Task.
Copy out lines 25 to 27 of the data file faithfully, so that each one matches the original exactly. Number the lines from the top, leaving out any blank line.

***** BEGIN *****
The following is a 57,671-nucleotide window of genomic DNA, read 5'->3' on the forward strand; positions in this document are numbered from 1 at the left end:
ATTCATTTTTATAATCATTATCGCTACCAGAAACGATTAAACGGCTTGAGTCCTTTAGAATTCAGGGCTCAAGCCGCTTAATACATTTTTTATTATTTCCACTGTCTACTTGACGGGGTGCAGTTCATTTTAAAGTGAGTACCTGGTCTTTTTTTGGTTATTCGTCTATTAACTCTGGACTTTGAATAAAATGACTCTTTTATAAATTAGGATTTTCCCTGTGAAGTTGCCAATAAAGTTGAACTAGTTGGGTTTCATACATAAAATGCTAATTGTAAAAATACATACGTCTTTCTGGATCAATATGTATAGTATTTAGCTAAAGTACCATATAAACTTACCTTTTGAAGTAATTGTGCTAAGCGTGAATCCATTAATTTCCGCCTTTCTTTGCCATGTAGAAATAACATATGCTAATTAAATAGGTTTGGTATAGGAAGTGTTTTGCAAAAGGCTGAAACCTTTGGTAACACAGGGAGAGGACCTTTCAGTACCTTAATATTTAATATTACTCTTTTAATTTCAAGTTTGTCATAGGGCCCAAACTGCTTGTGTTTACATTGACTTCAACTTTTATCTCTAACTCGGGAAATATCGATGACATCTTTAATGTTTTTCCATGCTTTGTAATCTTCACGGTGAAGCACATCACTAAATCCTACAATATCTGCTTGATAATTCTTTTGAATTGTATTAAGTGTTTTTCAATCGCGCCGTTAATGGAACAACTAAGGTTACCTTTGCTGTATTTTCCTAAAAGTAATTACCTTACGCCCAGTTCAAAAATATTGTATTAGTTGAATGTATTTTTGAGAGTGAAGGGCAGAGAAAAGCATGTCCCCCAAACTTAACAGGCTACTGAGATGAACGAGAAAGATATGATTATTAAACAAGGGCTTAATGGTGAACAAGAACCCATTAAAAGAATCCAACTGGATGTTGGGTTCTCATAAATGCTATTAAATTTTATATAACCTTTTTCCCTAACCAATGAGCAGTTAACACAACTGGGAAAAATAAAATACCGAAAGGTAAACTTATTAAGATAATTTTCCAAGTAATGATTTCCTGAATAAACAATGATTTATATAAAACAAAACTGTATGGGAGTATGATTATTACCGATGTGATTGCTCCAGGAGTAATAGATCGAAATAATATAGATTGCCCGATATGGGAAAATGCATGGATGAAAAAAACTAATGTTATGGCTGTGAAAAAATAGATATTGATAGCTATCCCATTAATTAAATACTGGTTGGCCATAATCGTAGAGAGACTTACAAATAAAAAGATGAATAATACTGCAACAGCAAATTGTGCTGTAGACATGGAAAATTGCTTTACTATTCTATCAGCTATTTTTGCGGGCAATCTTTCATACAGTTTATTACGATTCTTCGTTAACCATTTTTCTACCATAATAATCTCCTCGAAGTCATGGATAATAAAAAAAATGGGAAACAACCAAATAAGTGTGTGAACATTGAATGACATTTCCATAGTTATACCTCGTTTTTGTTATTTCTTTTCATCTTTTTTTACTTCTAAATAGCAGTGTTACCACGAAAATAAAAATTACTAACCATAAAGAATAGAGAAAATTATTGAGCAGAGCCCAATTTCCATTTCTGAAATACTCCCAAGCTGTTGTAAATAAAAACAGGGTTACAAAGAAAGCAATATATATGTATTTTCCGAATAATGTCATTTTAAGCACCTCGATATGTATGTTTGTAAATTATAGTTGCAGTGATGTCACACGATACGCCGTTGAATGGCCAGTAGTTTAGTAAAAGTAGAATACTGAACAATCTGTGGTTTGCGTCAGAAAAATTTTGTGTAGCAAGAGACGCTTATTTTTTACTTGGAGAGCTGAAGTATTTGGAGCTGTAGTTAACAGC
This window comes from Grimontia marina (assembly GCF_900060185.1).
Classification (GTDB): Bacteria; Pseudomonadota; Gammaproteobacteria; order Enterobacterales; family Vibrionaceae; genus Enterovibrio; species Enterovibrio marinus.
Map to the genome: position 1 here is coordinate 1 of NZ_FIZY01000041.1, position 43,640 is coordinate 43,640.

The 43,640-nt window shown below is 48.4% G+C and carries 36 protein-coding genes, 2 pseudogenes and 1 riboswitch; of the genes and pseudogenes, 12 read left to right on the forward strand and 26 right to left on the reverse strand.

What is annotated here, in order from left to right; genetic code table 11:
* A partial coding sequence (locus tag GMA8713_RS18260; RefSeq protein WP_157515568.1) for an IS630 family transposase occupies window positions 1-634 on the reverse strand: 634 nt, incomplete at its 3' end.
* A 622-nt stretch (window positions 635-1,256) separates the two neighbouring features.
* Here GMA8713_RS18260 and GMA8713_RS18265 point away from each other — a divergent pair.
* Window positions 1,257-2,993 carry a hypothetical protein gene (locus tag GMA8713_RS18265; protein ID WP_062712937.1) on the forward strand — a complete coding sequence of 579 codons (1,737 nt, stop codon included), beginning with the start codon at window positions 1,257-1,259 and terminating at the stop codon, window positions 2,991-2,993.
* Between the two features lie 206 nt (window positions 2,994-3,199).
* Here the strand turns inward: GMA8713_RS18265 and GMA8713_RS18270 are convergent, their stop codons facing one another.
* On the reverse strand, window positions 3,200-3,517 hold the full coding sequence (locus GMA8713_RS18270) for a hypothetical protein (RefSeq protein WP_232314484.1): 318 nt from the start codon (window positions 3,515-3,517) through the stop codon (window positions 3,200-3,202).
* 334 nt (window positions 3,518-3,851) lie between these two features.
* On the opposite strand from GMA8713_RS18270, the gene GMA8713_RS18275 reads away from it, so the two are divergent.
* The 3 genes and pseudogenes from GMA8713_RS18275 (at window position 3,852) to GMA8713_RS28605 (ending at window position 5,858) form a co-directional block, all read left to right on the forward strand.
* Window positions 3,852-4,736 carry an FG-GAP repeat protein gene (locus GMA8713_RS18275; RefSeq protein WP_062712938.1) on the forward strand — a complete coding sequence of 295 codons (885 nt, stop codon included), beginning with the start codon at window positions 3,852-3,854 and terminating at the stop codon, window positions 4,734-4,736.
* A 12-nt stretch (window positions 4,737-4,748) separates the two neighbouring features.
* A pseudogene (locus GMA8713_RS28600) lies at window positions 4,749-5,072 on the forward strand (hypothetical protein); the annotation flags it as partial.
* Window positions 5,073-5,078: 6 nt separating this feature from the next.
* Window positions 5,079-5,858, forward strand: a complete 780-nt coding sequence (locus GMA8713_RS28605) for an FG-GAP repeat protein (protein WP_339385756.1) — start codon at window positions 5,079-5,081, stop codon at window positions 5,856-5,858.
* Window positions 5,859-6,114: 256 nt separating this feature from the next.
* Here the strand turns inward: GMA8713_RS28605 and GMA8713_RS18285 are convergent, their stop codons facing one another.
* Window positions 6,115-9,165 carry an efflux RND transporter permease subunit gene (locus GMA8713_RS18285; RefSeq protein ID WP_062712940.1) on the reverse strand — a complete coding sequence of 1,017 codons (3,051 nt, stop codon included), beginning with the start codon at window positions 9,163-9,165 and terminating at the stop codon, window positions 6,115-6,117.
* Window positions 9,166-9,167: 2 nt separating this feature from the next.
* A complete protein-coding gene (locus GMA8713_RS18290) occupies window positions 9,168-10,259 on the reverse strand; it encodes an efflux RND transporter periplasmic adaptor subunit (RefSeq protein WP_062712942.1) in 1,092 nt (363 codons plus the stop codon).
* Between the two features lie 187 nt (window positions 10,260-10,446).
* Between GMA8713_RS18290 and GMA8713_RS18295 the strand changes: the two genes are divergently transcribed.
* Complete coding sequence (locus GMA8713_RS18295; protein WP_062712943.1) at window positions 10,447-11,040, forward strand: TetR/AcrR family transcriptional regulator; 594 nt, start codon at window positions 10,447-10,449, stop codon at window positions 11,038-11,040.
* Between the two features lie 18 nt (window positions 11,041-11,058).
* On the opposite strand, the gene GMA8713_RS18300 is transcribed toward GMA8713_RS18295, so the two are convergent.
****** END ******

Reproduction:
* Window positions 6,115-9,165 carry an efflux RND transporter permease subunit gene (locus GMA8713_RS18285; RefSeq protein ID WP_062712940.1) on the reverse strand — a complete coding sequence of 1,017 codons (3,051 nt, stop codon included), beginning with the start codon at window positions 9,163-9,165 and terminating at the stop codon, window positions 6,115-6,117.
* Window positions 9,166-9,167: 2 nt separating this feature from the next.
* A complete protein-coding gene (locus GMA8713_RS18290) occupies window positions 9,168-10,259 on the reverse strand; it encodes an efflux RND transporter periplasmic adaptor subunit (RefSeq protein WP_062712942.1) in 1,092 nt (363 codons plus the stop codon).